What's bigger, better and cheaper than The Big Switch? The Huge Switch.
What’s bigger than Big? How about Huge? That is presumably how the conversation in energyhelpline.com ‘s offices went when they were deciding the name for their new campaign aimed at trouncing Which! s Big Switch campaign.
Of course, the idea behind this new campaign is the same, to use group buying power to negotiate better deals on energy prices for consumers. However, presumably energyhelpine are hoping for more positive press, instead of the controversy that has blighted Which! in recent times.
Which!’s problems began when SSE, Ovo and Utilia, which together make up 18% of the UK energy market, said they would not take part in the Big Switch. Losing nearly 20% of your targeted customers is never a good thing.
Then smaller energy provider Ecotricity came along. Being an eco-driven energy provider they were concerned about the lack of green or sustainability credentials of the campaign, but were also very against the predatory pricing practices the Big Switch would encourage, saying it would breach its ethical pricing policy of having two simple tariffs with everyone getting the best price, no matter when they join or how they pay. Because of the way the Big Switch will work, customers switching through the Big Switch would be on a unique, and presumably cheaper, tariff than their existing customers.
In addition, Ecotricity believe Which! should have made it clear to the public that they were charging a fee that could net them millions of pounds.
“Perhaps the most surprising aspect of the campaign is the least known, that Which! could earn up to £8million. With around 200,000 people signing up and with Which! asking the successful bidder for a fee of £40 per customer, they stand to make up to £8million from this process – that is a lot of money,” commented Dale Vince ecotricity founder.
“This is not an attack on Which! who generally do a good job, but we feel if they want to become an energy broker, they need to make it clear to the public that this is not a purely charitable campaign and has a definite commercial outcome.” And he’s right- if all of the 258,428 people who signed up before 31 March do switch with Which!, that would generate a windfall of over £10.3 million in switching fees for the not-for-profit organisation.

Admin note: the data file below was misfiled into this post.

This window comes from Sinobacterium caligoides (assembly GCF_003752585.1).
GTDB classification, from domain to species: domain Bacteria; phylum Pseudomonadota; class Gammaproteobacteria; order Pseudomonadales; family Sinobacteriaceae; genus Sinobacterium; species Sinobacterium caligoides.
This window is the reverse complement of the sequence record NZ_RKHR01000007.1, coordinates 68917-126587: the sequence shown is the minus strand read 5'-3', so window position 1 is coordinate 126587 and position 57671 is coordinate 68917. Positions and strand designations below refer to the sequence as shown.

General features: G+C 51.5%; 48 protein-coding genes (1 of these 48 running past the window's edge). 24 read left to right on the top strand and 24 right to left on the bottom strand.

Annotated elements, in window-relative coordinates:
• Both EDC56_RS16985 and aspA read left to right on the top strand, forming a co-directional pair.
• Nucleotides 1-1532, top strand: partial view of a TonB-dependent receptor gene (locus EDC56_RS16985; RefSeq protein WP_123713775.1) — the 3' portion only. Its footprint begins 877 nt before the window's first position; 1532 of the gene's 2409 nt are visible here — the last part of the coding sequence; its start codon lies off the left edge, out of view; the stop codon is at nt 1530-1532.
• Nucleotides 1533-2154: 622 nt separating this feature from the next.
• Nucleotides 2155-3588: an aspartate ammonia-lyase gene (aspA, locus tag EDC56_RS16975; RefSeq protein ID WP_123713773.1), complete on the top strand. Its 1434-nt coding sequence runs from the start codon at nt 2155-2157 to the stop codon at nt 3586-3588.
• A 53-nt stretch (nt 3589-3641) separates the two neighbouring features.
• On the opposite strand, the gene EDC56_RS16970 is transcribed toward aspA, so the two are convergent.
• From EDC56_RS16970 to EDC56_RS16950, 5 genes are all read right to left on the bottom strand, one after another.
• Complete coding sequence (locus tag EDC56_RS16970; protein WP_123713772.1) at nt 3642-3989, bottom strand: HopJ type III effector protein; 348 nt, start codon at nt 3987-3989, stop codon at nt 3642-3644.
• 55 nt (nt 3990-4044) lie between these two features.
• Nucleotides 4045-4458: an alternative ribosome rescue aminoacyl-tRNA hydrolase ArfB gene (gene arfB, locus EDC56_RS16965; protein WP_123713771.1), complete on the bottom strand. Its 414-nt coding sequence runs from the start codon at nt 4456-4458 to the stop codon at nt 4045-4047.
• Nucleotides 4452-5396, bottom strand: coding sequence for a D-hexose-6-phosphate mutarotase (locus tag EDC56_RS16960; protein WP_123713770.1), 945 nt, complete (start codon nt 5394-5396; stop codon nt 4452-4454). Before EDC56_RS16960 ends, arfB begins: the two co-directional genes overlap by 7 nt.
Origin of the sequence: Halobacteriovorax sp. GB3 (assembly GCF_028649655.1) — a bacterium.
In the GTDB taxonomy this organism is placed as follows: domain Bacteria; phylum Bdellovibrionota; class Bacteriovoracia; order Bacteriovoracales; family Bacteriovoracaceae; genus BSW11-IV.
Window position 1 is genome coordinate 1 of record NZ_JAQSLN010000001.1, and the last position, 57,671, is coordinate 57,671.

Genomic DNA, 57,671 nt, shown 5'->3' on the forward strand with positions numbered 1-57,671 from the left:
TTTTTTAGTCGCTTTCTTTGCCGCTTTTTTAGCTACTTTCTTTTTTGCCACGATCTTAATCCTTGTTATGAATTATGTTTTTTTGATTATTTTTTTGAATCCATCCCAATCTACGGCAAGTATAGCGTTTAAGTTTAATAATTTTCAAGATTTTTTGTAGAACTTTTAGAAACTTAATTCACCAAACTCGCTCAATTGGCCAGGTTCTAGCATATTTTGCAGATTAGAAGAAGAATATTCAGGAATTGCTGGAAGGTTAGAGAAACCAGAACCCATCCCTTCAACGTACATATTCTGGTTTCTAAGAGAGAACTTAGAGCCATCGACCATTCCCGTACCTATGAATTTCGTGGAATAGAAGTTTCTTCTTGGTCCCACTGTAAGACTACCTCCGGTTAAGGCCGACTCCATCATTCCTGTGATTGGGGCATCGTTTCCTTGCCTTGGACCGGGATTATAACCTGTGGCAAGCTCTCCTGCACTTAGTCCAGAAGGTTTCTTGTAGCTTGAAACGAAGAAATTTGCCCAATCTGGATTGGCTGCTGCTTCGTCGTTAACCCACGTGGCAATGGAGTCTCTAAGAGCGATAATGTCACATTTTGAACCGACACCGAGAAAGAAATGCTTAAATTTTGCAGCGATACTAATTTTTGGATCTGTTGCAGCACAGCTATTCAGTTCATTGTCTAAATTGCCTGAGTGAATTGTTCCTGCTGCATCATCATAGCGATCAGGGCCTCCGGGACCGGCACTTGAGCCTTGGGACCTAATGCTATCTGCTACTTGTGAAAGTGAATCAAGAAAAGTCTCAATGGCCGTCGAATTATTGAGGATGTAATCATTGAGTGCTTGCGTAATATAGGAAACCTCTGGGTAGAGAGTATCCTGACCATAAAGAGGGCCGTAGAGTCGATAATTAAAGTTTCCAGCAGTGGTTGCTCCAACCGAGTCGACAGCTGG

Which! have confirmed the £40 switching fee, saying “This competitive figure is based on our understanding of acquisition costs in the energy market and the necessity of covering our significant costs in setting up The Big Switch - nearly £600,000 to date."
But Which!'s problems didn't end there. On Friday, Britain’s biggest energy provider British Gas confirmed it would not be taking part in the Big Switch, saying "current proposals from Which! fall short of being simple, transparent and fair for all customers."
British Gas reiterated concerns over the potential huge profits for Which! but claimed their main reasons for not taking part were that customers taking part in the Big Switch could benefit from below cost pricing at the expense of existing customers; some customers would be excluded from taking part; more tariffs would increase complexity in the market; and important customer service standards and other energy efficiency support would not play a part in purchasing decisions. A large company refusing to give cheaper prices to a small group because it wouldn’t be fair to the rest of us? Now that’s what I call clever profiteering.